Another one bites the dust.
If you hadn’t noticed, there’s been a string of successive court rulings over the last few years, negating same sex marriage bans that tell gay people they have less rights and should be treated differently than straight couples. Today’s circuit court ruling applies to four states, and is seen as the “tipping point” for the US Supreme Court to finally rule on the subject during the 2015 season. Since 1888, there have been 14 cases where SCOTUS has ruled that marriage is a fundamental right. To deny this right to anyone, for any reason, is to deny them equal access under the law and to tell them that they’re second class citizens.
If you’re one of my friends and you are of the opinion that gay marriage is offensive to you (let’s be honest; your religious beliefs) then your feelings are actually valid and important. I disagree with you, but I wouldn’t deny you the right to espouse your feelings on the matter, up to the point where they harmed someone else. You have a right to feel very strongly about it, and even teach your children that it’s sin.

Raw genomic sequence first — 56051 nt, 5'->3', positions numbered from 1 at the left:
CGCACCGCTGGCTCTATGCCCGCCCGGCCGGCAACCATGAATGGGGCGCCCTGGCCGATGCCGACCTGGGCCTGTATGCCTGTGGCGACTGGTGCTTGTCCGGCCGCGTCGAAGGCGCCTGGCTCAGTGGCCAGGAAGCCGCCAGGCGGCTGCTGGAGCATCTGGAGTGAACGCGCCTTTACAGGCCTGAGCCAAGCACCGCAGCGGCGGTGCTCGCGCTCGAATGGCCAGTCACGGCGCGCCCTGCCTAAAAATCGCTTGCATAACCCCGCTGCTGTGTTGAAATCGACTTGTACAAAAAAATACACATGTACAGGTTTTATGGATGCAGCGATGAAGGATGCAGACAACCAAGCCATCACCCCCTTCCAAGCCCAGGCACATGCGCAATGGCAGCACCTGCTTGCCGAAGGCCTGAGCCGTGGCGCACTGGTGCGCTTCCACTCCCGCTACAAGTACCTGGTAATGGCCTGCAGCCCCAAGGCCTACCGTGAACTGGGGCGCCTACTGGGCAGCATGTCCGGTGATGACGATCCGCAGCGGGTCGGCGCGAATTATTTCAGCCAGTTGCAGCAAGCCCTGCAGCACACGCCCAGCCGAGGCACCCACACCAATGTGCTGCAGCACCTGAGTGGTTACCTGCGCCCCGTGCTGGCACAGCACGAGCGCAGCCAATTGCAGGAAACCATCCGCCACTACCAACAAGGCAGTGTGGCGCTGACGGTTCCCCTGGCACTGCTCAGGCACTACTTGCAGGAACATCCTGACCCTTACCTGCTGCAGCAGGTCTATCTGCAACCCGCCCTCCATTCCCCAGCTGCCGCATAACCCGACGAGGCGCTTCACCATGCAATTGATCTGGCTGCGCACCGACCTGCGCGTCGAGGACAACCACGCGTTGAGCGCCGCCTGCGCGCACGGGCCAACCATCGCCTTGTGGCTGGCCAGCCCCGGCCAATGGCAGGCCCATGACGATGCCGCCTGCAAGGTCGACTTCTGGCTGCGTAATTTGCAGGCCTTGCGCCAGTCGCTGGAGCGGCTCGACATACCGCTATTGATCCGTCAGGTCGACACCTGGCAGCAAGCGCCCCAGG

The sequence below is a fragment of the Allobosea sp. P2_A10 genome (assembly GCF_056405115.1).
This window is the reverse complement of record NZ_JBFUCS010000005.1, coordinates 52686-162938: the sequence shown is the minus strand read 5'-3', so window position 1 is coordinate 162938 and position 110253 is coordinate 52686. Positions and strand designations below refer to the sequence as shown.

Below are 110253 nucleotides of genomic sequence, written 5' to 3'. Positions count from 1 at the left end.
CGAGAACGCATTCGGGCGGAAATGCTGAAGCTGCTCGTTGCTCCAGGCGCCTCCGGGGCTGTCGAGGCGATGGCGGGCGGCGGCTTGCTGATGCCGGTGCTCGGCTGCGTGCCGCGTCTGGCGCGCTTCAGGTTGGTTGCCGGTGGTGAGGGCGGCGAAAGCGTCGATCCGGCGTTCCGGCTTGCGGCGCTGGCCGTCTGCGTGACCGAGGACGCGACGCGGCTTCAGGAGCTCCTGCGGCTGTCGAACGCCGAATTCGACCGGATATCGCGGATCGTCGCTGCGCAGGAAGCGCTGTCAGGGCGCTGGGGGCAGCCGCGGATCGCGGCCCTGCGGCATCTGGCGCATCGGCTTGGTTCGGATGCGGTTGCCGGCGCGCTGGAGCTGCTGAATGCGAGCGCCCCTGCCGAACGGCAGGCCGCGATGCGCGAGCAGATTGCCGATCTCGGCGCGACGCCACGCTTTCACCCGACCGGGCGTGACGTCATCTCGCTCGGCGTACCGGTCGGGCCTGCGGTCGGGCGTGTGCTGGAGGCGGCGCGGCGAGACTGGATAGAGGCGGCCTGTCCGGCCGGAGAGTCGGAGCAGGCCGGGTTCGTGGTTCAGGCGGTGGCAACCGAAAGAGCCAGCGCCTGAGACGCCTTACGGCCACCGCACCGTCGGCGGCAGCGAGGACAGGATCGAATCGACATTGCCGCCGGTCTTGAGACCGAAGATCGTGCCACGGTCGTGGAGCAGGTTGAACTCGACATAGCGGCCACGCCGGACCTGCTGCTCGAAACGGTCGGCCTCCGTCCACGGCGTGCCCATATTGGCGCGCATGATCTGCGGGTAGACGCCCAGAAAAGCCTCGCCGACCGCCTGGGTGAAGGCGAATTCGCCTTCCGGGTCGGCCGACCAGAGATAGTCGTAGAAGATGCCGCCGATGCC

Unfortunately, your feelings aren’t justification for why one group of people should have less rights than another in our legal system. You can pray for the souls, and wait for “judgement” as your beliefs tell you they’re coming, but our legal system will not reflect your beliefs. Why? Because we’re not a theocracy. Our laws have to apply equally to all people who live here - not provide privilege and favoritism for one group over another.
Deep down, you know this is inevitable because you know our Constitution guarantees equal treatment under the law, and even if you don’t like it, you know laws like California’s Prop 8, and the “Defense of Marriage Act” of 1996 are unconstitutional. All of these bigoted laws will be thrown out, because we don’t do “separate but equal” in this country anymore.
I’m not saying you have to change the way you feel about this topic, though I wish you really would. I’m just suggesting you accept the inevitability of equality. Stick a fork in DOMA, because even a conservative court is going to throw this one out.